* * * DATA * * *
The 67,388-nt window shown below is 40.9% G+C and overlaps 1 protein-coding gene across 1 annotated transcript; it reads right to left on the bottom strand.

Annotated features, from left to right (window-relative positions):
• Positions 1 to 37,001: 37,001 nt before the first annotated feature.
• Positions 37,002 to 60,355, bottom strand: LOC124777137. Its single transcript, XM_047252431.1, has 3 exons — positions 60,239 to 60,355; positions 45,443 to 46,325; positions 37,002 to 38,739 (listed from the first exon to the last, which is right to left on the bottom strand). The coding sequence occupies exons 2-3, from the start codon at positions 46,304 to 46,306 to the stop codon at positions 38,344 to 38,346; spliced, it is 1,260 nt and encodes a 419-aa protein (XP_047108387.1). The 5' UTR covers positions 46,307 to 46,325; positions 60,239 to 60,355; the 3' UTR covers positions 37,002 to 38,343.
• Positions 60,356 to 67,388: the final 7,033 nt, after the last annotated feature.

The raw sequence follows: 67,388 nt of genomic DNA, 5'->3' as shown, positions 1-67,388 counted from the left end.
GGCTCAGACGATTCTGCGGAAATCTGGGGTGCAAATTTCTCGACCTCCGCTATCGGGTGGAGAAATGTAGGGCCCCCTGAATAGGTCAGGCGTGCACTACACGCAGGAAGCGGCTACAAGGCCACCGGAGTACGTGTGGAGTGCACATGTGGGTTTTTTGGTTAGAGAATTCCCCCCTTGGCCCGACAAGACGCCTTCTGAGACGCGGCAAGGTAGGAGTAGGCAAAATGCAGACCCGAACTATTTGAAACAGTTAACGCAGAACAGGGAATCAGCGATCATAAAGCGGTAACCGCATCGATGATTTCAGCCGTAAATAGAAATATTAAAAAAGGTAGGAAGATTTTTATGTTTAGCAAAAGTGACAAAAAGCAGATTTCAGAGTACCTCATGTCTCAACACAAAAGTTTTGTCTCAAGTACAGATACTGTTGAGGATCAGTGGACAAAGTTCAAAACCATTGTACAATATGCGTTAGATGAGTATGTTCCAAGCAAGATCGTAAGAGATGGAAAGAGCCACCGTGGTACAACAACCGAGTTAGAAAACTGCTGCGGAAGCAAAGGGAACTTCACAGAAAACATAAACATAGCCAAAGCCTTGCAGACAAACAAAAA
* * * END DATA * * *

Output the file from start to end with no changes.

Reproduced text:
The 67,388-nt window shown below is 40.9% G+C and overlaps 1 protein-coding gene across 1 annotated transcript; it reads right to left on the bottom strand.

Annotated features, from left to right (window-relative positions):
• Positions 1 to 37,001: 37,001 nt before the first annotated feature.
• Positions 37,002 to 60,355, bottom strand: LOC124777137. Its single transcript, XM_047252431.1, has 3 exons — positions 60,239 to 60,355; positions 45,443 to 46,325; positions 37,002 to 38,739 (listed from the first exon to the last, which is right to left on the bottom strand). The coding sequence occupies exons 2-3, from the start codon at positions 46,304 to 46,306 to the stop codon at positions 38,344 to 38,346; spliced, it is 1,260 nt and encodes a 419-aa protein (XP_047108387.1). The 5' UTR covers positions 46,307 to 46,325; positions 60,239 to 60,355; the 3' UTR covers positions 37,002 to 38,343.
• Positions 60,356 to 67,388: the final 7,033 nt, after the last annotated feature.

The raw sequence follows: 67,388 nt of genomic DNA, 5'->3' as shown, positions 1-67,388 counted from the left end.
GGCTCAGACGATTCTGCGGAAATCTGGGGTGCAAATTTCTCGACCTCCGCTATCGGGTGGAGAAATGTAGGGCCCCCTGAATAGGTCAGGCGTGCACTACACGCAGGAAGCGGCTACAAGGCCACCGGAGTACGTGTGGAGTGCACATGTGGGTTTTTTGGTTAGAGAATTCCCCCCTTGGCCCGACAAGACGCCTTCTGAGACGCGGCAAGGTAGGAGTAGGCAAAATGCAGACCCGAACTATTTGAAACAGTTAACGCAGAACAGGGAATCAGCGATCATAAAGCGGTAACCGCATCGATGATTTCAGCCGTAAATAGAAATATTAAAAAAGGTAGGAAGATTTTTATGTTTAGCAAAAGTGACAAAAAGCAGATTTCAGAGTACCTCATGTCTCAACACAAAAGTTTTGTCTCAAGTACAGATACTGTTGAGGATCAGTGGACAAAGTTCAAAACCATTGTACAATATGCGTTAGATGAGTATGTTCCAAGCAAGATCGTAAGAGATGGAAAGAGCCACCGTGGTACAACAACCGAGTTAGAAAACTGCTGCGGAAGCAAAGGGAACTTCACAGAAAACATAAACATAGCCAAAGCCTTGCAGACAAACAAAAA